A night delivery scheme for inner-city delivery was developed to relieve the Dublin inner city area from goods transport. The programme involves Dublin City Council, the Dublin City Centre Business Association, major distributors and retail chains, and property developers
Background & Objectives
A detailed analysis of the delivery processes and vehicle structure in the inner city area of Dublin was made. The survey aimed to identify a logistics regime and configuration that justifies the use of urban delivery centres and eco-friendly vehicles offering a more sustainable solution for managing freight deliveries in the historic Dublin city centre.
The survey resulted in the development and demonstration of different scenarios to relieve the Dublin inner city area from goods transport. The scenarios considered were:
- Scenario 1: External consolidation at an Urban Distribution Centre;
- Scenario 2: Platforms for “Last Mile” deliveries;
- Scenario 3: City Centre Access Control;
- Scenario 4: Eco-Friendly Vehicles and Ancillaries.
Within scenario 4, a night delivery scheme for inner-city delivery was developed, being one of several measures to be demonstrated in Dublin.
Scenario 4 was driven by the need to minimise noise for night deliveries. Alternative fuel options were examined,concluding that:
- Electric vehicle and hybrid electric vehicles could not be recommended on grounds of practicality and cost;
- Experiences with CNG trials by Dublin Bus were disappointing;
- Bio diesel does not give lower noise or emissions on the street;
- Low noise diesel propelled vehicles and ancillaries are the most realistic options;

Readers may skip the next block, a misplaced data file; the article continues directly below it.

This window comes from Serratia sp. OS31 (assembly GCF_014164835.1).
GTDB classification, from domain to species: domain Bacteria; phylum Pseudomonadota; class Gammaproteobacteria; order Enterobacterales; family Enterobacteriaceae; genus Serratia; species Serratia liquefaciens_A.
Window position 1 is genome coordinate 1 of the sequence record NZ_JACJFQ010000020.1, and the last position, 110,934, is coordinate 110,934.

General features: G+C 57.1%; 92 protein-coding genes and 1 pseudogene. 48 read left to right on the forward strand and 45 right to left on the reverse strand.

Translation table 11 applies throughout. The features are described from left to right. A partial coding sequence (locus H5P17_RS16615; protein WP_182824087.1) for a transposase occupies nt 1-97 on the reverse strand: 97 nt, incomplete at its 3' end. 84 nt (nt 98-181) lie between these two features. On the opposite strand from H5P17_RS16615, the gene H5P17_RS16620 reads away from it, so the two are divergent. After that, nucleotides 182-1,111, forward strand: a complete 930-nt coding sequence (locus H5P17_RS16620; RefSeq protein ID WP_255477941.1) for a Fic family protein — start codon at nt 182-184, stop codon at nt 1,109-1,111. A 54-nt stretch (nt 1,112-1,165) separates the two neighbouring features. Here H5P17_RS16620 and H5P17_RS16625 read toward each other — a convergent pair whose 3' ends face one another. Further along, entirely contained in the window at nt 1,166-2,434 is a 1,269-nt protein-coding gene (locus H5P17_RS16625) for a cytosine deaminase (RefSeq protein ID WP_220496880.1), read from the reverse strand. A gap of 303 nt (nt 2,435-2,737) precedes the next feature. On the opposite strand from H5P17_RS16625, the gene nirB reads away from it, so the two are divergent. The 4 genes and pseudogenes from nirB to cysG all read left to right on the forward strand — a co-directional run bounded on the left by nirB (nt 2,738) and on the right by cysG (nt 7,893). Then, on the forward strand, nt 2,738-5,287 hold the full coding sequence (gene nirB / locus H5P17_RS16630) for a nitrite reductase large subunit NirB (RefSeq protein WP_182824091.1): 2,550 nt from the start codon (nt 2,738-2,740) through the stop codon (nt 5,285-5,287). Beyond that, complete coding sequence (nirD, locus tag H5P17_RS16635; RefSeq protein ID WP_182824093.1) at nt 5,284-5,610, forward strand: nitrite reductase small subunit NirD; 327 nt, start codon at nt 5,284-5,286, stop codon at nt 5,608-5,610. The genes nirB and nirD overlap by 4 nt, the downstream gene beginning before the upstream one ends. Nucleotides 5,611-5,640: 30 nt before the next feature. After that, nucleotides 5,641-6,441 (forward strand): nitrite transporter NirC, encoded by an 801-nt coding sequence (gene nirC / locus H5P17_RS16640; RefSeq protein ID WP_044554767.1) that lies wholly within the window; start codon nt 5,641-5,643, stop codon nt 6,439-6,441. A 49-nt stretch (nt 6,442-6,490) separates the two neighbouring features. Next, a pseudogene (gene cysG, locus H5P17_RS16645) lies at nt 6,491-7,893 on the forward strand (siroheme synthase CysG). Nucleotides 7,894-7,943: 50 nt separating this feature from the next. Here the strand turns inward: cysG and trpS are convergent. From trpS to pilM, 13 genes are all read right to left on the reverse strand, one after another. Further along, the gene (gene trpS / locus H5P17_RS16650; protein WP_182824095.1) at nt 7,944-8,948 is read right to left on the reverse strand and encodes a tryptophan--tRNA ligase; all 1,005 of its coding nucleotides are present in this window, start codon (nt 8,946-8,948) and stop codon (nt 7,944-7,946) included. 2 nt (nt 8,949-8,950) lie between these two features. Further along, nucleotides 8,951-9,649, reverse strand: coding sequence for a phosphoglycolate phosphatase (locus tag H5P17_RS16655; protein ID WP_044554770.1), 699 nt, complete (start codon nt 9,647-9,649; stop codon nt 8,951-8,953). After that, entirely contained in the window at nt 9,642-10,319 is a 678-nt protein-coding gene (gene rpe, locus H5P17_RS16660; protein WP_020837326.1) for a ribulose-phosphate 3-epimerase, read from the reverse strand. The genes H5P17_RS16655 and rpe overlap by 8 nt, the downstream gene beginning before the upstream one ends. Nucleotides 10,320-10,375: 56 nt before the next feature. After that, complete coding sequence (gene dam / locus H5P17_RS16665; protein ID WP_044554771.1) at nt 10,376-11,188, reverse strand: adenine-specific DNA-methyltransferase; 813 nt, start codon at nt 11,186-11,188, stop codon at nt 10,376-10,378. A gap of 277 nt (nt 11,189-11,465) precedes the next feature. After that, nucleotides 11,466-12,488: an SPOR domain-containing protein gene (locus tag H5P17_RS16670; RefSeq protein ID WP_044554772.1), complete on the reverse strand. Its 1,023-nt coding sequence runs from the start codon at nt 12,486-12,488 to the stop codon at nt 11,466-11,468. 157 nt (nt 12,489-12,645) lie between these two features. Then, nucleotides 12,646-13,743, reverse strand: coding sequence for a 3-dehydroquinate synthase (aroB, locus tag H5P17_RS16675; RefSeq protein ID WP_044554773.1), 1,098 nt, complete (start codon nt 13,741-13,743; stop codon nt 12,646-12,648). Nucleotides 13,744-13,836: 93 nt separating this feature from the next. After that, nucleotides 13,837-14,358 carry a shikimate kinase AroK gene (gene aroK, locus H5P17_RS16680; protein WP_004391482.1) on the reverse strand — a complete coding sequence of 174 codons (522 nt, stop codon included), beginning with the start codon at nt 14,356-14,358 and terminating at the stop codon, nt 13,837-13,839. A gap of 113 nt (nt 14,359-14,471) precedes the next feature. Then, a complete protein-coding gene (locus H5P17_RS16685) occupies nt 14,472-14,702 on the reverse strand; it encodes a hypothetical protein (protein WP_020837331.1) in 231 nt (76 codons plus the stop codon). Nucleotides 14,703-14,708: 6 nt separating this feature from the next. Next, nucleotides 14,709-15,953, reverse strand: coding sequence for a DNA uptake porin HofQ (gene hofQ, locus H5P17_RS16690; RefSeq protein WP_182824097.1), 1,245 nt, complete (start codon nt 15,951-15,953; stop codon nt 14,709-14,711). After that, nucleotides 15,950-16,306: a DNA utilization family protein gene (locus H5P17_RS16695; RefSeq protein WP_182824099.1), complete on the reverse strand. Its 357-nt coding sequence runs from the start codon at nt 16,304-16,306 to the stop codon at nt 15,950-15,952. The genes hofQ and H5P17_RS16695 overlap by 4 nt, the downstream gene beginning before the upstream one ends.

- LPG propelled trucks are regarded as realistic clean fuel option for day time.
Within the follow up demonstration “silent” HGV and low noise ancillaries were employed considering the results from the Dutch Piek programme on reducing noise levels in the evening and the night, of supply traffic and loading and unloading activities in residential areas.
The aim was to achieve a target level of 65 dB(A). The extra costs related to the modified equipment including roll cages, electric refrigeration, silent tail gate etc. could not exceed Euro 8000.
The demonstration was successful in the way that modified low-noise diesel vehicles and ancillaries were identified as a realistic option for night deliveries.
Following the survey and demonstration a follow-up programme was initiated with the aim to bring low noise, low cost products and systems to the market that can facilitate more sustainable night distribution and that will comply with the acoustic norms to be set by Dublin City Council (by 2008) in accord with the EC directive on noise.
An important objective is to develop modified low noise ancillaries that can be fabricated by Irish based companies who should see this as an opportunity to respond to a changing marketplace.
More information on this initiative on the NICHES website: www.niches-transport.org